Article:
Immunotherapy Tied to Improved Survival in Patients With Brain Metastases

By Reuters Staff

September 29, 2020

NEW YORK (Reuters Health) - Immunotherapy is associated with improved overall survival in patients with brain metastases who have undergone definitive surgery of their primary tumor, according to a database study.

Radiation therapy and other local therapies for brain metastases are associated with neurotoxic effects; cytotoxic chemotherapy, for its part, has shown limited effectiveness due to inability to cross the blood-brain barrier.

Immunotherapy has been shown to control intracranial metastases in patients with melanoma, but whether immunotherapy is effective in other cancers remains uncertain, Dr. Chi Lin and colleagues from the University of Nebraska Medical Center, in Omaha, note in in JAMA Network Open.

The team used data from the National Cancer Database to evaluate whether the use of immunotherapy in patients with brain metastases who received surgery of the primary site is associated with improved overall survival.

The study included more than 3,100 patients diagnosed with non-small-cell lung cancer, melanoma, breast cancer, colorectal cancer, or kidney cancer. Of these, 6% received immunotherapy, 6% received chemotherapy plus immunotherapy, 8% received radiation therapy plus immunotherapy, 5 % received chemoradiation plus immunotherapy, 10% received chemotherapy alone, 25% received radiation therapy alone, and 45% received chemoradiation alone.

Median overall survival was 22.6 months among patients who received immunotherapy versus 15.1 months among those who did not (P<0.001).

Similarly, median overall survival was significantly longer in patients who received radiotherapy plus immunotherapy (20.5 months) than in those who received radiotherapy alone (10.1 months) and in patients who received chemoradiation plus immunotherapy (28.5 months) than in those who received chemoradiation only (20.2 months).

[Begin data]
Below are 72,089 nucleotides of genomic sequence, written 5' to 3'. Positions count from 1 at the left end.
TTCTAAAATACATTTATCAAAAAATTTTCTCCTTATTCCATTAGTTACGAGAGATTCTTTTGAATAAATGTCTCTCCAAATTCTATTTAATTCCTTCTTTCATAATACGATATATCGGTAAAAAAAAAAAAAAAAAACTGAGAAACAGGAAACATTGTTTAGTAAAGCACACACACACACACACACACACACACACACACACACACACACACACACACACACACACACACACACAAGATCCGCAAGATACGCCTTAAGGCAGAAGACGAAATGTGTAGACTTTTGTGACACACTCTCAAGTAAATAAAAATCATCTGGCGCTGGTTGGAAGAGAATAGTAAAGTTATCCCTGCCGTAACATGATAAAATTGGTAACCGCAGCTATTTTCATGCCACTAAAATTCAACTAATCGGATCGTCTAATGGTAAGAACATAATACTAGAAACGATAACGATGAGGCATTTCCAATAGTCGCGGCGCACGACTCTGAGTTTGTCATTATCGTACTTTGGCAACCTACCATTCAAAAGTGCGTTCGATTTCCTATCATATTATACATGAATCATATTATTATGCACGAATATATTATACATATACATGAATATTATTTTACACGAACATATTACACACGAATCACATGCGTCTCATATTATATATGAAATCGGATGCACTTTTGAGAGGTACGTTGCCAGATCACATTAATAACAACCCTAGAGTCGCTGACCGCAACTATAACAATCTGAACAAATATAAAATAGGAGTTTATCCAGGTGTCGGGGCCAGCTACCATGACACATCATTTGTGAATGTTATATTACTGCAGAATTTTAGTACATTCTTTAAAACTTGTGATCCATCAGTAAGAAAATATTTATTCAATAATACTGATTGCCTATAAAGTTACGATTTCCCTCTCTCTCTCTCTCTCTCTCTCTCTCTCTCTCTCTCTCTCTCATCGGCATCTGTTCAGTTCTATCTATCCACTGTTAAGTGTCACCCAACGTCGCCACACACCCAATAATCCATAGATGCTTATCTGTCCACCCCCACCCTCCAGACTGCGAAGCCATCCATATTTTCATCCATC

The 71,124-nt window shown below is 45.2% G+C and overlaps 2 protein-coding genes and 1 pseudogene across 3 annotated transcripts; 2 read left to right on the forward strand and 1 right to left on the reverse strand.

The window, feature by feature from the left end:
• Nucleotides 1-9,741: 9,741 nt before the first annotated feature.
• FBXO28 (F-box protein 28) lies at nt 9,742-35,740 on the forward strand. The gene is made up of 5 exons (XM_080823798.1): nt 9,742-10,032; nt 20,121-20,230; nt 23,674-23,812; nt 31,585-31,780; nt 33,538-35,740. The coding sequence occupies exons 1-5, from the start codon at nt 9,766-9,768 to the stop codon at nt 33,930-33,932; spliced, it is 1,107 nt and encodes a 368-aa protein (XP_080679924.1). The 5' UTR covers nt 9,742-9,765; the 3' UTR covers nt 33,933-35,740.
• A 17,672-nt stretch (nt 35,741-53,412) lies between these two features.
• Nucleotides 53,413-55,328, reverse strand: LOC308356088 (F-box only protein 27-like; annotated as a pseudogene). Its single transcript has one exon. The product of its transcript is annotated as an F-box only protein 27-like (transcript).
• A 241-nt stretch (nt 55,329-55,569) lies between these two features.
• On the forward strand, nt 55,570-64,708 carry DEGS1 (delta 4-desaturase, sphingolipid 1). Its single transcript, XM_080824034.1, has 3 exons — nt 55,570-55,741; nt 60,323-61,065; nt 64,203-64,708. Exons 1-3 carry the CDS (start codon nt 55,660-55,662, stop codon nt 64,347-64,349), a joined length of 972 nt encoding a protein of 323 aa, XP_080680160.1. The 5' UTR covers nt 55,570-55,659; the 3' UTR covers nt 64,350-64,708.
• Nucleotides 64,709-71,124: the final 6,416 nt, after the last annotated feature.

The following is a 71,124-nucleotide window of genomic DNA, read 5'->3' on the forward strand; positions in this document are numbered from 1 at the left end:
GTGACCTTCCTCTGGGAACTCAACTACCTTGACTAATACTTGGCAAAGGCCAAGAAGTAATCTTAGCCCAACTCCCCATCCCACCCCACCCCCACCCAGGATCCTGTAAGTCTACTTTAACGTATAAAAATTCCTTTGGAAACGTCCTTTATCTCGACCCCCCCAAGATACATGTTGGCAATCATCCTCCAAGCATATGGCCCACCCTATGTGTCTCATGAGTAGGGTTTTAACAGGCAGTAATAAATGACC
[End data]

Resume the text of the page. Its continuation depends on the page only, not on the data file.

The addition of immunotherapy to chemotherapy was not associated with a survival benefit.

On multivariable analysis, immunotherapy was associated with a 38% reduction in the risk of dying versus no immunotherapy (P<0.001), and immunotherapy plus radiation therapy was associated with a 41% reduction versus radiation therapy alone (P=0.003).

The addition of immunotherapy did not confer a survival advantage over chemotherapy or chemoradiation alone in the multivariable analysis.

Other factors associated with improved overall survival included younger age, treatment at an academic hospital, comorbidity score of 0, receiving chemotherapy, and having non-small-cell lung cancer (versus other cancers).

"The findings warrant future clinical trials investigating the association of chemotherapy, radiation therapy, and chemoradiation combined with immunotherapy with the survival of patients who receive definitive surgery of the primary tumor," the authors conclude.

Dr. Lin did not respond to a request for comments.

SOURCE: https://bit.ly/3hjjuLw JAMA Network Open, online September 9, 2020.

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